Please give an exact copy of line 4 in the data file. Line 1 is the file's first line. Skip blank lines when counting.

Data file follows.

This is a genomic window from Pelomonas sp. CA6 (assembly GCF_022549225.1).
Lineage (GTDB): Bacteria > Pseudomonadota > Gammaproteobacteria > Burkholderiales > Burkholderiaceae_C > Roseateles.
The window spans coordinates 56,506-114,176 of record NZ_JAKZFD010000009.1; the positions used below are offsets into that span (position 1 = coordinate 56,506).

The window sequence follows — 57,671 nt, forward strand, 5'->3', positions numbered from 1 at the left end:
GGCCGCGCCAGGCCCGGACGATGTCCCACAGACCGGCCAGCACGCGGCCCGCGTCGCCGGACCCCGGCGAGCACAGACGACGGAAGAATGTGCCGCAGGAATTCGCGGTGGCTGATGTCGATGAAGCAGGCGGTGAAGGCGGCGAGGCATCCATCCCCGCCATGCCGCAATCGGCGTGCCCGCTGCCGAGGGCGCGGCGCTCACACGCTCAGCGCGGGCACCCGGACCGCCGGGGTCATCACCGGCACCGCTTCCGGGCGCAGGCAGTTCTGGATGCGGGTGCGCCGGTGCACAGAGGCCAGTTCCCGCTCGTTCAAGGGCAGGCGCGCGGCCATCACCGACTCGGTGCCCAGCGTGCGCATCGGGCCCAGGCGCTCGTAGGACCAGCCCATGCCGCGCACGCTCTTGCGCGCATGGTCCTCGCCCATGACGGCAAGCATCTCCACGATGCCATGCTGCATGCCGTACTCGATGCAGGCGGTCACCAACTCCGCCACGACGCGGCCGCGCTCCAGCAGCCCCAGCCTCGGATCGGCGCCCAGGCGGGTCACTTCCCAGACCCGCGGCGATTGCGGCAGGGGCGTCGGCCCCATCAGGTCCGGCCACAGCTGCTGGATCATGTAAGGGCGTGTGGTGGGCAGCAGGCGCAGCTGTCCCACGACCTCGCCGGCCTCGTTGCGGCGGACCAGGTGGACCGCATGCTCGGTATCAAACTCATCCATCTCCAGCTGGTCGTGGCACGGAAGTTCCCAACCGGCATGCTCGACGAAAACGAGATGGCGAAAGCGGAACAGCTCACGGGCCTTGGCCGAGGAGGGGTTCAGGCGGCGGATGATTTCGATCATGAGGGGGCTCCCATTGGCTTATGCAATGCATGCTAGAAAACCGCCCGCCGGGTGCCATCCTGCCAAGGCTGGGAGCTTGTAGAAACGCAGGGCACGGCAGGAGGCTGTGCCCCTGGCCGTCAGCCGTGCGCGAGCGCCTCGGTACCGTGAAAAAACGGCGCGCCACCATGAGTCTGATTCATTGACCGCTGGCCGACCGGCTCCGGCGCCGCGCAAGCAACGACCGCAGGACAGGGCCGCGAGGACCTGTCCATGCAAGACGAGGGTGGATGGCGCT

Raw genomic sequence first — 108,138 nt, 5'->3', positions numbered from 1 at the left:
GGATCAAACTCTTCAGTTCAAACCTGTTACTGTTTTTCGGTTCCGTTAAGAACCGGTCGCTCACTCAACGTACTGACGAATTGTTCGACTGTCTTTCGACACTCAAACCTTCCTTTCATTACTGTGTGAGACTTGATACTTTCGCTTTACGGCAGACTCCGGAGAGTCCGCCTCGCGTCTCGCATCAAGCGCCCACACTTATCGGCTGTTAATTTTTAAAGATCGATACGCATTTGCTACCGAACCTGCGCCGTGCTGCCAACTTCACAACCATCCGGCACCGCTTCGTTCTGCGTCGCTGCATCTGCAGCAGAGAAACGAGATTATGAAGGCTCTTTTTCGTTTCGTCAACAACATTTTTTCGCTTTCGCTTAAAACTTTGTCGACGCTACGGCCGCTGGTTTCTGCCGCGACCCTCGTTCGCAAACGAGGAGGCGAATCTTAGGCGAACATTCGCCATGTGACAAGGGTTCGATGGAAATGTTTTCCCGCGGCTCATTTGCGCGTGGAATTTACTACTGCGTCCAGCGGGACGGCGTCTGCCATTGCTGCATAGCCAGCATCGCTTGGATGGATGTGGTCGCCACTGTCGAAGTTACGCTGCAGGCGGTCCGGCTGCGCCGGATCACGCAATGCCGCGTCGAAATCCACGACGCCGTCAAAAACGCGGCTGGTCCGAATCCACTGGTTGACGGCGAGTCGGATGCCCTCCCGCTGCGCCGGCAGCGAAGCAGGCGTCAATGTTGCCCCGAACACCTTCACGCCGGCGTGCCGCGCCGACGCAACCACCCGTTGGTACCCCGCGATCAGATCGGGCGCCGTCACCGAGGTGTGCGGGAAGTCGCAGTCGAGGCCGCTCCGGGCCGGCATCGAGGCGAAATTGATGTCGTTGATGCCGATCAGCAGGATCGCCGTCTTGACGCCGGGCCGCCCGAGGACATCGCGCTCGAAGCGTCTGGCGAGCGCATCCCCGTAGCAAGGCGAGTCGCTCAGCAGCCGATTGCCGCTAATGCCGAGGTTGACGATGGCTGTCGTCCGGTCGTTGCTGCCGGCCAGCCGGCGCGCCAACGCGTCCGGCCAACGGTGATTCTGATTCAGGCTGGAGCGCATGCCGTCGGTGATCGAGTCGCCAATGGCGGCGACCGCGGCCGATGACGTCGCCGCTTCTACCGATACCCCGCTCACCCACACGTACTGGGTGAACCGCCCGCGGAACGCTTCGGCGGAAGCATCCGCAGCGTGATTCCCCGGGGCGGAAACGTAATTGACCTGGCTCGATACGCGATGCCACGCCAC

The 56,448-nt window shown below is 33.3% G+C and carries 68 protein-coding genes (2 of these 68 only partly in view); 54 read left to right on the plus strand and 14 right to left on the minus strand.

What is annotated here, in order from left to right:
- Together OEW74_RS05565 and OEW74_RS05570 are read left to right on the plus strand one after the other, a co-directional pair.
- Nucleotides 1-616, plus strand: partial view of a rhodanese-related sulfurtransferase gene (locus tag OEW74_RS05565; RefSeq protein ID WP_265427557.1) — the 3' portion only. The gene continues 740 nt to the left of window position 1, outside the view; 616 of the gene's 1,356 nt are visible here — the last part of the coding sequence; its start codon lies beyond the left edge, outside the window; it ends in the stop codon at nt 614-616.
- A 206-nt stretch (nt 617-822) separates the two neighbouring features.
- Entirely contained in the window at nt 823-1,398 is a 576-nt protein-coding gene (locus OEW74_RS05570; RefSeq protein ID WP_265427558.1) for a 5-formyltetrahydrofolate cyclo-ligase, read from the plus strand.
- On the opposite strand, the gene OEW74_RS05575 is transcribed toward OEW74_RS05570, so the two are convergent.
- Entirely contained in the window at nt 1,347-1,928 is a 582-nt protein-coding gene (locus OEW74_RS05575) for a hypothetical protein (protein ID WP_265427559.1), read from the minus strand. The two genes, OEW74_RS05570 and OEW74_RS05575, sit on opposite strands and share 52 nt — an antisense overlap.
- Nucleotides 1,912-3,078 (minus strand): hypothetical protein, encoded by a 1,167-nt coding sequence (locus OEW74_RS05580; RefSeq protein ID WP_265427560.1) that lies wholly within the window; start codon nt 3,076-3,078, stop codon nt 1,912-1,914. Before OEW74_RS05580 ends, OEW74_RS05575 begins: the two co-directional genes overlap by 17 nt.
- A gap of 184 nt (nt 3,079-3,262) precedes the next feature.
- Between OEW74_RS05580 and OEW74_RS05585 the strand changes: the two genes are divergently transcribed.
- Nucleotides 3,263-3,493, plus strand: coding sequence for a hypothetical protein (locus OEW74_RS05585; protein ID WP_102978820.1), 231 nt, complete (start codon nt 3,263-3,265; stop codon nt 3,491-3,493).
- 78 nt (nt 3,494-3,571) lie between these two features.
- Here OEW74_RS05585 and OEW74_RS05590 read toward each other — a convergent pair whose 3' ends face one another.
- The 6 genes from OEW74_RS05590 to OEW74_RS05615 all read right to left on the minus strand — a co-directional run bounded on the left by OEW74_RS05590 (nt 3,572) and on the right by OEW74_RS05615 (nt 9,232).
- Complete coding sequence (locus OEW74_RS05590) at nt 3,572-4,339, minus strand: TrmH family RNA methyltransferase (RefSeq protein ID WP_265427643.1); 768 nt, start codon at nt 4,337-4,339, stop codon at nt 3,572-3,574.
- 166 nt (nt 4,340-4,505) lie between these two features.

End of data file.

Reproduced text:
The window sequence follows — 57,671 nt, forward strand, 5'->3', positions numbered from 1 at the left end: